No Keyboard, No Kidding

In the middle of a dark night, you suddenly dream the answer to your company's $64,000 question. But you've got to get it in writing before you lose it. You stumble down the hall, guided by a weirdly glowing red light emanating from the den, where your PDA sits on the coffee table. The ghostly glow draws you like the proverbial moth to the flame. You drop onto the couch, stretch out your hands . . . and begin typing on the full-sized virtual keyboard projected in soft, clear light onto your coffee table.



A dream? Nope. It's the Integrated Canesta Keyboard, a dreamy solution to the problem of supporting typing-intensive applications on tiny mobile or wireless devices—or anywhere full-sized, mechanical keyboards just don't work well.

Canesta powers its virtual wonder with "electronic perception technology." Lasers; infrared radiation; high-performance, low-cost embedded sensors; and software enable myriad devices to collect and interpret 3D images in real time. And it all happens by battery power—no additional burdens for the host processor.

Sponsored by Digi-Key

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The Analog Devices’ ADI ADIS16500/05/07 precision miniature MEMS IMU includes a triaxial gyroscope and a triaxial accelerometer. Each inertial sensor in the MEMS IMU combines with signal conditioning that optimizes dynamic performance.

In the case of the ghostly keyboard, just three components make the magic. A laser "pattern projector" about the size of a cigarette lighter projects the image of a full-sized keyboard onto any convenient flat surface (briefcase, flip-down airplane tray, etc.). As you type on the glowing image, a light source illuminates your fingers so that the sensor can see them.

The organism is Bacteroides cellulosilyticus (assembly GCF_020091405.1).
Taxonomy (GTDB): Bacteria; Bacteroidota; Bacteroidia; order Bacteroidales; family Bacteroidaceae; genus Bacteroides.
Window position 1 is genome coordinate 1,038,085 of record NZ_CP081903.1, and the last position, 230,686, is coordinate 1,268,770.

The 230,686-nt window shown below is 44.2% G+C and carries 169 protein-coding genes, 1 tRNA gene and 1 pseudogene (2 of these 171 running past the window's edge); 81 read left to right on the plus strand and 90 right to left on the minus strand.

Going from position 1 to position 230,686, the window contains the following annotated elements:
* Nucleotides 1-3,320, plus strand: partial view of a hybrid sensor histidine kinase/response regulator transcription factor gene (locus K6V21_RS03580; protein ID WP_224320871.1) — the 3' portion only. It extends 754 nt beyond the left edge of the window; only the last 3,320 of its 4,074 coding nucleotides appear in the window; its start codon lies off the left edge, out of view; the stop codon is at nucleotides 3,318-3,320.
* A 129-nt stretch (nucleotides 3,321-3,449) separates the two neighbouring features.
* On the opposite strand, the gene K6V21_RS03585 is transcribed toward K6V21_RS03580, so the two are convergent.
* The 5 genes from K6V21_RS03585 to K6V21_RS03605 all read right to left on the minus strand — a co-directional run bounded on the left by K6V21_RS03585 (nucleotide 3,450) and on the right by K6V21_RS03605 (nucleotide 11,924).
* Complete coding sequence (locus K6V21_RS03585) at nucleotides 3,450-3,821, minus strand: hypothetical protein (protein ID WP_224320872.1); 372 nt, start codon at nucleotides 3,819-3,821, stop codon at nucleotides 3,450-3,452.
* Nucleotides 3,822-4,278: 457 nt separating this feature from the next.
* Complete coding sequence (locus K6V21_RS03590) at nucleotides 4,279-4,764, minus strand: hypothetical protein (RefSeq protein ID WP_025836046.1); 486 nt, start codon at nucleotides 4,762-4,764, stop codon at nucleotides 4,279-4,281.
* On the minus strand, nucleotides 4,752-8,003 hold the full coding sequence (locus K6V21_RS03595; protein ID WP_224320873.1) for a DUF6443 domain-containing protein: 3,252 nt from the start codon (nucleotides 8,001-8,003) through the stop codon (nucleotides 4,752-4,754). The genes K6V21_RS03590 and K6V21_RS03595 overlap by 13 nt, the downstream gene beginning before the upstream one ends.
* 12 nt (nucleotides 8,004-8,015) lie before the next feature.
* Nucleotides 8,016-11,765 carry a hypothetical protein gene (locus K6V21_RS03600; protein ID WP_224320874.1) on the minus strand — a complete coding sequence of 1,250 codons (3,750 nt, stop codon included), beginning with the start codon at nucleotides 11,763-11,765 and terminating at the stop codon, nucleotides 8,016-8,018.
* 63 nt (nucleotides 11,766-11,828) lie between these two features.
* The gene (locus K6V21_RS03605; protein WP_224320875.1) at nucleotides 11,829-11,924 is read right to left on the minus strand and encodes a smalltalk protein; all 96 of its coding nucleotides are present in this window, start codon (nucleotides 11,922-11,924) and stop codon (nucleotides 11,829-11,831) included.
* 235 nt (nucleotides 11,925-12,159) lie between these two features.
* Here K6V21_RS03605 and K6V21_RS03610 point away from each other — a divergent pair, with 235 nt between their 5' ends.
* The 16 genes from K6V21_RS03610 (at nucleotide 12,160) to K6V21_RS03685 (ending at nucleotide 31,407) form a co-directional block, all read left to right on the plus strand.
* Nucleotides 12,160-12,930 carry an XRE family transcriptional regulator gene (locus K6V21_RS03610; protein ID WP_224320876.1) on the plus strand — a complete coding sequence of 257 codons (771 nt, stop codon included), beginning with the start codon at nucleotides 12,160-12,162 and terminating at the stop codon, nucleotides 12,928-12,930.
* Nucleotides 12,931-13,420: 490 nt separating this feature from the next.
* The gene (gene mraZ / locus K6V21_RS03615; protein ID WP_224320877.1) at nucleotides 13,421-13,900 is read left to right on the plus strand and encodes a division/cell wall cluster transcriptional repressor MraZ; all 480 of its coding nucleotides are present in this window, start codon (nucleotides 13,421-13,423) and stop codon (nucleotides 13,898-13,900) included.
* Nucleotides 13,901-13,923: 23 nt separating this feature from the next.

The sensor instantly resolves your finger movements into ordinary serial keystroke data and transmits those data to your wireless or mobile device. Voila—you type away, with nary a care about drowning your keyboard in coffee. It's essentially the same process for mouse users.

Besides their benefit to users of tiny mobiles, virtual keyboards would also work wonders for larger, nonmobile devices in cramped workplaces. Other intriguing possibilities: environments where reliability and cleanliness are issues—hospitals and clean rooms, for example.

Rather than selling direct to consumers, Canesta works with OEMs and device manufacturers. They can grab some glow of their own by integrating the keyboard into their products or offering it as an add-on.

Contact Canesta, Inc., San Jose, CA; 408-435-1400, www.canesta.com .

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